</p>

    <div class='mfc-text'>
        
    </div>

    <?php

    echo $args['after_widget'];
}

Inside the form, we create two variables, one for the text, one for the title. We need to make sure that if there’s a value in the $instance array for these elements when we use them. These values exist if the widget has already been saved.

Use the get_field_name() and get_field_id() function to output the id and name of fields. WordPress handles multiple sidebars and widgets, so it’ll add its own stuff to the name of the field.

In the widget() function it’s advisable to use the values in the $args array to display content that is meant to be shown before/after the widget itself and before/after the title. There’s a default for these (usually HTML wrapper elements) but it can also be specified by the theme when adding sidebars. If you want your plugin to play nice with others, this is a must.

Finally, just use the values in the instance variable to create the HTML required for your plugin.

Conclusion

As you can see, creating a widget is pretty easy. For all intents and purposes, the grunt work is shared by only two functions — one for creating the form, the other for displaying saved form data.

You can use scripts and styles to make more elaborate widgets — both in the front and back ends. If you create something particularly useful, upload it to the Plugin Repository. It’s great practice, and you just might help out someone else in the process!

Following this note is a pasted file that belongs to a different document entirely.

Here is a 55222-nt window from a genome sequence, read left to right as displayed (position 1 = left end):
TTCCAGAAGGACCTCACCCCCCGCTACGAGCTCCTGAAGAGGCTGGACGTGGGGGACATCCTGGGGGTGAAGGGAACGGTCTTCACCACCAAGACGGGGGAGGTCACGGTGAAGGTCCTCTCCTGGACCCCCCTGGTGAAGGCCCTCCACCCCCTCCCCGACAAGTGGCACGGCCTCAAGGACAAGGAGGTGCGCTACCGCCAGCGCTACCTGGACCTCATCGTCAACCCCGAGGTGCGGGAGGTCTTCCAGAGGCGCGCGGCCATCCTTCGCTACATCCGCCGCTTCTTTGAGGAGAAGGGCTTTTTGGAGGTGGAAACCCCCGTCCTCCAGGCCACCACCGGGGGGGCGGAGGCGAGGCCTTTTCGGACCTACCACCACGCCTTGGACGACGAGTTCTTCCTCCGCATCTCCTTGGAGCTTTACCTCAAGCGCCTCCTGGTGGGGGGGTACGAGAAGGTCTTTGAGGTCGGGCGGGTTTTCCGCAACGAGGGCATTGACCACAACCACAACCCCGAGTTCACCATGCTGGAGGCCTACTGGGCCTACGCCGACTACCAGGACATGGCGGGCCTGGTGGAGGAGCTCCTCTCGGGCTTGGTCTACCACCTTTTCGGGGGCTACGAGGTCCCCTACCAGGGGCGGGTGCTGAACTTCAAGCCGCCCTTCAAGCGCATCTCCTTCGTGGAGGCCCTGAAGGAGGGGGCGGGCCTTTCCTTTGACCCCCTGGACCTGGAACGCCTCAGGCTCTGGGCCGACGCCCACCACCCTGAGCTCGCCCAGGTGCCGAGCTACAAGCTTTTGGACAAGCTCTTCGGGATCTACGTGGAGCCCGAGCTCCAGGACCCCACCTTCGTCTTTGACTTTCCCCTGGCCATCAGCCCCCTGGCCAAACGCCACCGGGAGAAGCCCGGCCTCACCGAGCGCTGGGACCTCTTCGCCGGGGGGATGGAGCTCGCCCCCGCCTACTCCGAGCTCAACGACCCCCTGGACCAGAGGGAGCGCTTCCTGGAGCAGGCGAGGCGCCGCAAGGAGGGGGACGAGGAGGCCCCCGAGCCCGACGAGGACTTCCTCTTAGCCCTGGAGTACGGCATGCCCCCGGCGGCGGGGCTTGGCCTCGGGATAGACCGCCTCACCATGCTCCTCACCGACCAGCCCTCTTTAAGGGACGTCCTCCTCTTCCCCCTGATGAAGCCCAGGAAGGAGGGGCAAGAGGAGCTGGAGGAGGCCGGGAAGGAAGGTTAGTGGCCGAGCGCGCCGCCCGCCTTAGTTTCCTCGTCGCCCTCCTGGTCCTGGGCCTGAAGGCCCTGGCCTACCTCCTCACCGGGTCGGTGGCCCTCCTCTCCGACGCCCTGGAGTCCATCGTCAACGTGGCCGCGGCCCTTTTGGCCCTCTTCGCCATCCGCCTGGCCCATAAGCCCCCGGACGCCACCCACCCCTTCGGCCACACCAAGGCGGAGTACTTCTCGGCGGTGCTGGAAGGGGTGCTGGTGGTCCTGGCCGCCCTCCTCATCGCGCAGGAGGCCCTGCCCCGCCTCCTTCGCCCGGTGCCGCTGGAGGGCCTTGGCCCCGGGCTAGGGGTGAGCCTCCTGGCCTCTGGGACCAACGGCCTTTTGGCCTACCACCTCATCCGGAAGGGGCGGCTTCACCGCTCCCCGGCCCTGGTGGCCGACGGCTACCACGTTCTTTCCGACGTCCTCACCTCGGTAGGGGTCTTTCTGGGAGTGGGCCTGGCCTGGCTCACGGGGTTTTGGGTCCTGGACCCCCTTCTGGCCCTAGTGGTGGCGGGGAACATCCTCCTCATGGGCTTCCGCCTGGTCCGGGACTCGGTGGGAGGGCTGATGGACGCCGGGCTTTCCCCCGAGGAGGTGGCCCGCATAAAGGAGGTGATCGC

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By Daniel Pataki

Hello, my name is Daniel. I build plugins, themes and apps – then proceed to write or talk about them. I'm the editor for the WordPress section on Smashing Magazine and I write for a bunch of other online magazines. When not coding or writing you'll find me playing board games or running with my dog. Drop me a line on Twitter or visit my personal website.
Comments (policy)
  • Hi! Thank you but how can we show title and text into frontend? :)

  • Anyone but Obama

    An example would have been nice to show what it looks like. You might get some people actually doing it. Almost a year and onlu ONE comment is probably because people don’t know what it looks like.

  • Christian Saborio

    Thanks for this…I think you did a superb job explaining it, it made sense to me, but as someone pointed out, some images on what it should like like would’ve made it easier for non-experienced users. Cheers!

  • Olisa

    Just made one. Thanks to you!

  • the content explained above is great for the initial learners..to guide